Have you ever experienced that horrible bloated feeling after a large sandwich or burger? Do you often want to lie out flat on the floor after lunch or dinner to stretch out your tummy and relieve those feelings of fullness and discomfort? Do you sometimes experience severe fatigue and brain fog after a big pasta meal? These feelings could be related to your body’s inability to process wheat, known as gluten intolerance.
Gluten is one of a number of proteins found in wheat. If the gluten molecule is able to pass through the gut wall, it can activate localised immune cell into producing an inflammatory response. Normally the cells lining the gut wall form very tight junctions and don’t allow large molecules such as gluten to pass through. However, a ‘leaky gut’ might occur after a tummy bug in which the cells become irritated and more porous. It is also known that some people are more susceptible than others to gluten due to their DNA containing particular genes that recognise the gluten protein as foreign. In these individuals their immune cells become activated when exposed to the gluten protein and these cells start recruiting other immune cells into the area and producing antibodies. This is known as coeliac disease. The outcome – a very sore tummy, bloating and sometime cramping and diarrhoea in severe cases. In the longer term gluten can damage your small intestine, resulting in nutritional deficiencies. Additionally, the inflammatory molecules can move via the bloodstream to other areas of the body, such as the brain, skin, and joints and cause further inflammation and discomfort.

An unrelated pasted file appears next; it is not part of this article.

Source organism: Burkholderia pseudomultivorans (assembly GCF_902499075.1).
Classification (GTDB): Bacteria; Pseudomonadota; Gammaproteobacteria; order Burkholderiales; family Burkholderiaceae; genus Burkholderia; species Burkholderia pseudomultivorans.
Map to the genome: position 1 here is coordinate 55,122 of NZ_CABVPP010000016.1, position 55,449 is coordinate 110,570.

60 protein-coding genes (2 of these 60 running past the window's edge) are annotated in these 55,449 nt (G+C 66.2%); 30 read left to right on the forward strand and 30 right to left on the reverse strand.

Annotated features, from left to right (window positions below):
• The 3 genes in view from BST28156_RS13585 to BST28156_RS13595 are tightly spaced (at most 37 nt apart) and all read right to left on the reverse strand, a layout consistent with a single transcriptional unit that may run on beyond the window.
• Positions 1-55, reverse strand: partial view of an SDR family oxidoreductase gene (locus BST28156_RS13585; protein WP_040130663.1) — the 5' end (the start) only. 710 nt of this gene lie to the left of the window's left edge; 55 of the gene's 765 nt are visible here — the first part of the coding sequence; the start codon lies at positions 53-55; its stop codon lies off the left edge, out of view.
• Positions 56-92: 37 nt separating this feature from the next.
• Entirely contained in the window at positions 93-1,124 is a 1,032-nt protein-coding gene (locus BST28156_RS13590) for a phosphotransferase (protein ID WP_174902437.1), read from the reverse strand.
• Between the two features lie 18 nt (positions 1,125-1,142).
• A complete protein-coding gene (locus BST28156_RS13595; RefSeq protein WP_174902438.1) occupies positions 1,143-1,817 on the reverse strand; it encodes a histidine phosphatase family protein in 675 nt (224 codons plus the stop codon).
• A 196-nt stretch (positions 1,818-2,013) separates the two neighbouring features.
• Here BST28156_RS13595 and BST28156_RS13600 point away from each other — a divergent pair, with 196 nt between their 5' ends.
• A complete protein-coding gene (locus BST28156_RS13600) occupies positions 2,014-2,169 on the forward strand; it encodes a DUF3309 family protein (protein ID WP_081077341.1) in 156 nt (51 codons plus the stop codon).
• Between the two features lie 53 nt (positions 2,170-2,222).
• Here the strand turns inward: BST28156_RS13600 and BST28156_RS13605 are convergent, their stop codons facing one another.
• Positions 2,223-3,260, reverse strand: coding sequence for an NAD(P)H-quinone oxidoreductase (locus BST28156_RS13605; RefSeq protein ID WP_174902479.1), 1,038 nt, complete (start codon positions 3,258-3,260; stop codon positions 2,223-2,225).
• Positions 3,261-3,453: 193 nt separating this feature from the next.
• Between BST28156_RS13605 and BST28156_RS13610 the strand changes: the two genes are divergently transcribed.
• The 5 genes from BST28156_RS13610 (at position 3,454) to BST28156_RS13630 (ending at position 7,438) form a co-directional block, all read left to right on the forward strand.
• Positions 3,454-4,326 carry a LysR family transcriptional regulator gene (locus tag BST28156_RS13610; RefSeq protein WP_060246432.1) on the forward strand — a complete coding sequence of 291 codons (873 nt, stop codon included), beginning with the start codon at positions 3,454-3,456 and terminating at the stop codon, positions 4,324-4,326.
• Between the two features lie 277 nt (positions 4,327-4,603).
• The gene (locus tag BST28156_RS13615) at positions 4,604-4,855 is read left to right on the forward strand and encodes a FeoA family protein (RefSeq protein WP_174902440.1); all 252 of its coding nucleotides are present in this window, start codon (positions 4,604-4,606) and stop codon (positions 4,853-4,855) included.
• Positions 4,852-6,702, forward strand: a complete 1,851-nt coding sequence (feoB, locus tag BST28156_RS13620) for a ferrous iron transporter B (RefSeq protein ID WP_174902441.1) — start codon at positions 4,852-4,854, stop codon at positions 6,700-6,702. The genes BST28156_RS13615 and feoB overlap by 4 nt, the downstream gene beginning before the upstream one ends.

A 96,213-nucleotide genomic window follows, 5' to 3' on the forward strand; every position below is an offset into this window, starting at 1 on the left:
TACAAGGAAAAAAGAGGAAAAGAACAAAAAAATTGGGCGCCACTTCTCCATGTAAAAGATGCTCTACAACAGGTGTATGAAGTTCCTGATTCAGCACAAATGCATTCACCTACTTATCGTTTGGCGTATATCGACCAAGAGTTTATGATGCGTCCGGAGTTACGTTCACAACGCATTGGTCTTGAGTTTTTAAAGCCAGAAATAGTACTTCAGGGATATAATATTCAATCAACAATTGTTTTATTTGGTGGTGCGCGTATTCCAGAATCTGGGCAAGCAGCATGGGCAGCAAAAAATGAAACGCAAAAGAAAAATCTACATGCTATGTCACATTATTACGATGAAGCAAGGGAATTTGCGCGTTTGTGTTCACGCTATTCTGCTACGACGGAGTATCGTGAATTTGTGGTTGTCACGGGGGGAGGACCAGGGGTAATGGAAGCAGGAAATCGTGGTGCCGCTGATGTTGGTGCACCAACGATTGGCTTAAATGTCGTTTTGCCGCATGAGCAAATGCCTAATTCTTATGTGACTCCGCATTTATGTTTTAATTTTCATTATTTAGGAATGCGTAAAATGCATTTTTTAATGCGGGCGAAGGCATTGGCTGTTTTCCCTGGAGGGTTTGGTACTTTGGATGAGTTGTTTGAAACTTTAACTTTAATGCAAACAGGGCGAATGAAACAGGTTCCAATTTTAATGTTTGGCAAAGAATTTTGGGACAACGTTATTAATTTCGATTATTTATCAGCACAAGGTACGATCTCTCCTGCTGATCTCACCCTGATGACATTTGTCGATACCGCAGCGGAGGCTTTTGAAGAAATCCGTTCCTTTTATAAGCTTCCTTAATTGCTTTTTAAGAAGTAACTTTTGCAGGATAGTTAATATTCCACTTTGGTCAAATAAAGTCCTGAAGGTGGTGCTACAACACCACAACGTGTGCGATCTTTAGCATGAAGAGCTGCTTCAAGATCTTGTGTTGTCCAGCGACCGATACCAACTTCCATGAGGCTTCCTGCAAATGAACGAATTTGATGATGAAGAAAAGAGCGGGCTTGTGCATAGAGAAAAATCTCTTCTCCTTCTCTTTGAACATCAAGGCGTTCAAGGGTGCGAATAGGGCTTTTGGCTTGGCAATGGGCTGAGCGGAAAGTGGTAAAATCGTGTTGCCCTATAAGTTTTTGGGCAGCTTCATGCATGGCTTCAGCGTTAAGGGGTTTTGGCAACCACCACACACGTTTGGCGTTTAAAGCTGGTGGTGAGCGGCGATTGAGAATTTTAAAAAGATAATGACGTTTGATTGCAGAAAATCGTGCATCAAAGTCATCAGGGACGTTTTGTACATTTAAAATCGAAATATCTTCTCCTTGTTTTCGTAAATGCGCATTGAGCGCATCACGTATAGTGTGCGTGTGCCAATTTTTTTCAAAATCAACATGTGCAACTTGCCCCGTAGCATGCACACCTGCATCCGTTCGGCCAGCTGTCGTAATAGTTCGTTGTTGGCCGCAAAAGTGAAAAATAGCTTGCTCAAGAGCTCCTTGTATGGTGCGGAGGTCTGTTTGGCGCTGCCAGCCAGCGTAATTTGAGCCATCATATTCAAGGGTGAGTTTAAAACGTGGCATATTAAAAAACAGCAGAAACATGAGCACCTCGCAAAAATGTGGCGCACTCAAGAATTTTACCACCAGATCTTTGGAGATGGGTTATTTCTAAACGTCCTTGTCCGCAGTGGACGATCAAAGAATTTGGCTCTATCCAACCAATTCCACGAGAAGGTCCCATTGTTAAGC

Unfortunately, there is currently no magic pill to cure coeliac disease. If you think you may have some of the symptoms of gluten intolerance the first thing to do is to ask your doctor for a blood test. If this comes back positive, you will then need to remove all gluten from your diet. Soon you should notice you can eat a large meal without it being followed by feelings of nausea and bloating. Over time your sore joints or muscle aches may become less severe. Maybe you will notice your ability to concentrate improves and you start feeling more energised.
Foods that contain gluten include all wheat based products such as breads and pasta, as well as foods that contain a number of other grains for example couscous, rye, barley, semolina, buckwheat. However, it is not all bad news! Vegetable, fruits and meat are all still fine to eat and in fact will help provide the anti-oxidants needed to start the healing process and repair the gut.
To begin an elimination diet and your path to wellness, the best approach is to get support from a functional medicine nutritionist. I can provide you with a professionally designed food plan containing food lists and recipes to make the transition to gluten free easier for you. Importantly I have personally experienced this transition and understand some of the issues you will face and can offer support and guidance. I can also assure you within a few months your energy and vitality will re-appear alongside improvements in your overall health.